—In 1830 a resolution was introduced in the senate, calling on the president for the reason of his removing certain officers; and in the debate which followed, Mr. Benton, of Missouri, stated very clearly and succinctly the motives which animated those who brought about the legislation of 1820. He said: "The legislator in 1820 naturally asked himself what term and tenure of office would attain the desired public security? To hold for life would be too irresponsible. To fix his tenure during good behavior would not remedy the evils of the old law. There must be a process at law to convict him of the cause before the removing power could be exerted. To make him removable at the will of the president alone, as in the case of 1789, would make the president too absolute; and hence the provision for a term of years, provided he so long behaved faithfully, removable at the pleasure of the appointing power during his term, if he gave cause."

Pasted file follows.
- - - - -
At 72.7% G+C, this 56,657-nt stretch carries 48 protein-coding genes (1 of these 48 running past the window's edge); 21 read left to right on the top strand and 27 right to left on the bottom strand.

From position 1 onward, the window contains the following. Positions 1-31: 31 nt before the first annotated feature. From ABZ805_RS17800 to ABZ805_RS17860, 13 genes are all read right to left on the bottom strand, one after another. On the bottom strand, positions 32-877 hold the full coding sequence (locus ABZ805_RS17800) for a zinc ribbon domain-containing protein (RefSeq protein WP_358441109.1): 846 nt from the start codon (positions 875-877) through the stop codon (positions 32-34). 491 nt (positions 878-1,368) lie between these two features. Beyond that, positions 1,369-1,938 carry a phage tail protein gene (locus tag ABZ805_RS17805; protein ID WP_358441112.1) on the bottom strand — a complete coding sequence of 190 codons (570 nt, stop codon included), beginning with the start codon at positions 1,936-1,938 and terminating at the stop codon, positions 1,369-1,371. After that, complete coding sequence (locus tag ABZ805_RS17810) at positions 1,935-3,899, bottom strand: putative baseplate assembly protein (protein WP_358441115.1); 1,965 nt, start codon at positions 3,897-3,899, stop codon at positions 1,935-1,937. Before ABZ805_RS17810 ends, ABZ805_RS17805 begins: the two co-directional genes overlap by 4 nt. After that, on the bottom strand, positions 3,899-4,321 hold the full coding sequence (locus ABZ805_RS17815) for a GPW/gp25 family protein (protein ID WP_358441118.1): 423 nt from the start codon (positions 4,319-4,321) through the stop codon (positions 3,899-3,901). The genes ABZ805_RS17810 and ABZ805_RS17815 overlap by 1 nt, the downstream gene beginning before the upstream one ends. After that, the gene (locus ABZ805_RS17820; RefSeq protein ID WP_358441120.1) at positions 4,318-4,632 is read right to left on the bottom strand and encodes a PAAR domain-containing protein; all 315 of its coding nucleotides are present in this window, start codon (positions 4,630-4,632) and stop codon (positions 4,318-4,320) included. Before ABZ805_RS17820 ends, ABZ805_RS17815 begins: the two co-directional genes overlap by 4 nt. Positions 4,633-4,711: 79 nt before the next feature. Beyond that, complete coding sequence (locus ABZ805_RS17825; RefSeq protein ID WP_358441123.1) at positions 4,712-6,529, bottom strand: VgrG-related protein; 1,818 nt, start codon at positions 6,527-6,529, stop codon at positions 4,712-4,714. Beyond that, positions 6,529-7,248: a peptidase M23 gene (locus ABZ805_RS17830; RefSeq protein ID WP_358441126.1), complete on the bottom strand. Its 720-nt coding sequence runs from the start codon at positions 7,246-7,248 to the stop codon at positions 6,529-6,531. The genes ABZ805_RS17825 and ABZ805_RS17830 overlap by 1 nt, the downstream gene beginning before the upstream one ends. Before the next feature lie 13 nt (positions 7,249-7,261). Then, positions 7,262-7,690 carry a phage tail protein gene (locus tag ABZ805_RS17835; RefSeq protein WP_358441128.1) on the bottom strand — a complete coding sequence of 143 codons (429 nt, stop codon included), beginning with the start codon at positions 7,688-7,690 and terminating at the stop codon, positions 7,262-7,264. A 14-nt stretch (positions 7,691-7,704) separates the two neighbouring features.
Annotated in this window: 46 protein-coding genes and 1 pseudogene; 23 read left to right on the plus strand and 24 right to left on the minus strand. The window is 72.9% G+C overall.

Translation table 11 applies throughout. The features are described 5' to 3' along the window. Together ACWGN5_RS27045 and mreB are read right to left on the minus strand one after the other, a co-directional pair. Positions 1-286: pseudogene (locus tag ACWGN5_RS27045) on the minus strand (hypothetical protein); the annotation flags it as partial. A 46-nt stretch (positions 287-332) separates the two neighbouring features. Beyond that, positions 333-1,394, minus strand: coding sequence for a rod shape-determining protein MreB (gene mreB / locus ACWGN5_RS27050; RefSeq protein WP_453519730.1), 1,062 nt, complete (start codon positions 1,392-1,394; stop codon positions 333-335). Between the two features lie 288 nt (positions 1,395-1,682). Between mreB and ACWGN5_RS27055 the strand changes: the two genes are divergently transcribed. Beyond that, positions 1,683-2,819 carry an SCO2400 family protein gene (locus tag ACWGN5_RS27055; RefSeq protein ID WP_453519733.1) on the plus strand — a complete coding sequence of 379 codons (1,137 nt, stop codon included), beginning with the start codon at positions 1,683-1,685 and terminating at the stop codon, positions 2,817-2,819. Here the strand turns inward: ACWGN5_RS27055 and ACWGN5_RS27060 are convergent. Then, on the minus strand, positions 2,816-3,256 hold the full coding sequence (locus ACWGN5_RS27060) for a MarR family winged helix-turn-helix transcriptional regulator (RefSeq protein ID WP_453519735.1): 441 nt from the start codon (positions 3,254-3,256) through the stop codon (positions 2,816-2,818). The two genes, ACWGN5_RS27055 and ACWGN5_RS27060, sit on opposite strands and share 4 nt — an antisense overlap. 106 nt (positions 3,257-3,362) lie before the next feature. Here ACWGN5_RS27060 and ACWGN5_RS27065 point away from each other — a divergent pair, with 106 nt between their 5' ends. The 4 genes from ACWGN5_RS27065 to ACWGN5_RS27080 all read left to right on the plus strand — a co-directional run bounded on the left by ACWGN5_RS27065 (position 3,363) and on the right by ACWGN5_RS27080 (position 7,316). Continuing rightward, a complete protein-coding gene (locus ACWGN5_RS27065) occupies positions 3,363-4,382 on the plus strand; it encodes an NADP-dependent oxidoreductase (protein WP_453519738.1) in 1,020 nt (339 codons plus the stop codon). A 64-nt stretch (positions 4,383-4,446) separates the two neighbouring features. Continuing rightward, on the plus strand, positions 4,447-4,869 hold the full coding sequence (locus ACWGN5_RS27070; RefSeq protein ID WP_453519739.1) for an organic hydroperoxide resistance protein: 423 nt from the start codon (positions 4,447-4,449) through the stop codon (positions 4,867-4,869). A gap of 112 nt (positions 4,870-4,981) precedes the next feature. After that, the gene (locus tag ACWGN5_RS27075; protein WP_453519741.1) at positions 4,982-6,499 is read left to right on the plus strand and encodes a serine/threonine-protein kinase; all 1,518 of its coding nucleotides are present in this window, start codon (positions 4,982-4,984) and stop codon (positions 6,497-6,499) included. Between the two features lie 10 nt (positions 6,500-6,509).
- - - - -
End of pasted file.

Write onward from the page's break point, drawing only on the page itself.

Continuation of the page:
—Now, what were these "evils of the old law," to which he refers? He thus describes them, and his description was not gainsaid by anybody: "By the old law there was no summary power except the disputed one of taking care that the laws be faithfully executed, to arrest the career of official delinquency; and the process was doubtful and dilatory by which the cause of removal was to be established, whether by impeachment, indictment, or by civil suit. The evil of the old law was, that while the government was plodding through some tedious process of law, amidst its delays and proverbial uncertainties, the defaulter could embezzle our funds and ruin our affairs so far as they lay within his control, and escape to Texas, etc., before the process had ascertained whether there was lawful cause for removal or not."